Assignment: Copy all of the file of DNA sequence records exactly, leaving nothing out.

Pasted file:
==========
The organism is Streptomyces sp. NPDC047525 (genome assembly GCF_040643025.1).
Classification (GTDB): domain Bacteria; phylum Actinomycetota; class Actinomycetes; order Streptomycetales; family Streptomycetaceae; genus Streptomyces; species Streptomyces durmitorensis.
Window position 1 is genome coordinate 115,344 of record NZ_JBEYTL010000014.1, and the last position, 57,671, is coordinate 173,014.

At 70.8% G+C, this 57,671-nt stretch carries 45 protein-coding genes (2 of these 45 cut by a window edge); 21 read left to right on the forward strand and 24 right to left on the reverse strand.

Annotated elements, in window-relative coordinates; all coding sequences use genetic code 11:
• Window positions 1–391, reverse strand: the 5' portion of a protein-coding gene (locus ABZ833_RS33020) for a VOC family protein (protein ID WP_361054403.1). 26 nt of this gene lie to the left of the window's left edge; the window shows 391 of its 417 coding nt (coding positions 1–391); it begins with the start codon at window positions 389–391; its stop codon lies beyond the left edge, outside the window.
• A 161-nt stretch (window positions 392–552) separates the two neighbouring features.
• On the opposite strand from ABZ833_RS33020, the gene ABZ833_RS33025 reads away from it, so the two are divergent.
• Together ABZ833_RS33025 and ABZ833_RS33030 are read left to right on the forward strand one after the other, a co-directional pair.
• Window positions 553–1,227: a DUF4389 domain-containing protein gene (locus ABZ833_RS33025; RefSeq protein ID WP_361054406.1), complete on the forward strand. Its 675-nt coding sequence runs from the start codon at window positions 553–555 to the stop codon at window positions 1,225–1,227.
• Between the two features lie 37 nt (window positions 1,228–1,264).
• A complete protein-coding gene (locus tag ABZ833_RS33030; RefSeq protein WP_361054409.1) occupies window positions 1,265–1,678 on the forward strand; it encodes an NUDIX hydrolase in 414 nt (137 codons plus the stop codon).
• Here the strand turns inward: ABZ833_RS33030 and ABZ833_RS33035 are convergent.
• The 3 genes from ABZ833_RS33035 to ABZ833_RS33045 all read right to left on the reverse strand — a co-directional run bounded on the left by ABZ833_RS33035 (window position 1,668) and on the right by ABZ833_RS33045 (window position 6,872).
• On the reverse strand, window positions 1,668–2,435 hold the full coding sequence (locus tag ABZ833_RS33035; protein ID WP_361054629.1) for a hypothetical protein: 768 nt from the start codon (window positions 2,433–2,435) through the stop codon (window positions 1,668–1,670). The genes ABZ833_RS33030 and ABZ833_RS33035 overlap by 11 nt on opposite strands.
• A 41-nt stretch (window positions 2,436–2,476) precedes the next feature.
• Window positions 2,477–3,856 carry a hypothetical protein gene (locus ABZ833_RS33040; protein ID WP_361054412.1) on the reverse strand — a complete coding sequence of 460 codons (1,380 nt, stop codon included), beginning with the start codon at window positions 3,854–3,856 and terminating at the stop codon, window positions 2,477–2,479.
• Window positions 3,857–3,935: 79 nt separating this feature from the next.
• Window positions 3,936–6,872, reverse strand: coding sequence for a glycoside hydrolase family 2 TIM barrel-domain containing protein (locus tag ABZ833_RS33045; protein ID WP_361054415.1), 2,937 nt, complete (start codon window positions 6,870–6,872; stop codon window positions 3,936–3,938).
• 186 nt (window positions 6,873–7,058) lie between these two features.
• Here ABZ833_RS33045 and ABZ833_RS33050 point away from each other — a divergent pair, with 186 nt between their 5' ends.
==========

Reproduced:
The organism is Streptomyces sp. NPDC047525 (genome assembly GCF_040643025.1).
Classification (GTDB): domain Bacteria; phylum Actinomycetota; class Actinomycetes; order Streptomycetales; family Streptomycetaceae; genus Streptomyces; species Streptomyces durmitorensis.
Window position 1 is genome coordinate 115,344 of record NZ_JBEYTL010000014.1, and the last position, 57,671, is coordinate 173,014.

At 70.8% G+C, this 57,671-nt stretch carries 45 protein-coding genes (2 of these 45 cut by a window edge); 21 read left to right on the forward strand and 24 right to left on the reverse strand.

Annotated elements, in window-relative coordinates; all coding sequences use genetic code 11:
• Window positions 1–391, reverse strand: the 5' portion of a protein-coding gene (locus ABZ833_RS33020) for a VOC family protein (protein ID WP_361054403.1). 26 nt of this gene lie to the left of the window's left edge; the window shows 391 of its 417 coding nt (coding positions 1–391); it begins with the start codon at window positions 389–391; its stop codon lies beyond the left edge, outside the window.
• A 161-nt stretch (window positions 392–552) separates the two neighbouring features.
• On the opposite strand from ABZ833_RS33020, the gene ABZ833_RS33025 reads away from it, so the two are divergent.
• Together ABZ833_RS33025 and ABZ833_RS33030 are read left to right on the forward strand one after the other, a co-directional pair.
• Window positions 553–1,227: a DUF4389 domain-containing protein gene (locus ABZ833_RS33025; RefSeq protein ID WP_361054406.1), complete on the forward strand. Its 675-nt coding sequence runs from the start codon at window positions 553–555 to the stop codon at window positions 1,225–1,227.
• Between the two features lie 37 nt (window positions 1,228–1,264).
• A complete protein-coding gene (locus tag ABZ833_RS33030; RefSeq protein WP_361054409.1) occupies window positions 1,265–1,678 on the forward strand; it encodes an NUDIX hydrolase in 414 nt (137 codons plus the stop codon).
• Here the strand turns inward: ABZ833_RS33030 and ABZ833_RS33035 are convergent.
• The 3 genes from ABZ833_RS33035 to ABZ833_RS33045 all read right to left on the reverse strand — a co-directional run bounded on the left by ABZ833_RS33035 (window position 1,668) and on the right by ABZ833_RS33045 (window position 6,872).
• On the reverse strand, window positions 1,668–2,435 hold the full coding sequence (locus tag ABZ833_RS33035; protein ID WP_361054629.1) for a hypothetical protein: 768 nt from the start codon (window positions 2,433–2,435) through the stop codon (window positions 1,668–1,670). The genes ABZ833_RS33030 and ABZ833_RS33035 overlap by 11 nt on opposite strands.
• A 41-nt stretch (window positions 2,436–2,476) precedes the next feature.
• Window positions 2,477–3,856 carry a hypothetical protein gene (locus ABZ833_RS33040; protein ID WP_361054412.1) on the reverse strand — a complete coding sequence of 460 codons (1,380 nt, stop codon included), beginning with the start codon at window positions 3,854–3,856 and terminating at the stop codon, window positions 2,477–2,479.
• Window positions 3,857–3,935: 79 nt separating this feature from the next.
• Window positions 3,936–6,872, reverse strand: coding sequence for a glycoside hydrolase family 2 TIM barrel-domain containing protein (locus tag ABZ833_RS33045; protein ID WP_361054415.1), 2,937 nt, complete (start codon window positions 6,870–6,872; stop codon window positions 3,936–3,938).
• 186 nt (window positions 6,873–7,058) lie between these two features.
• Here ABZ833_RS33045 and ABZ833_RS33050 point away from each other — a divergent pair, with 186 nt between their 5' ends.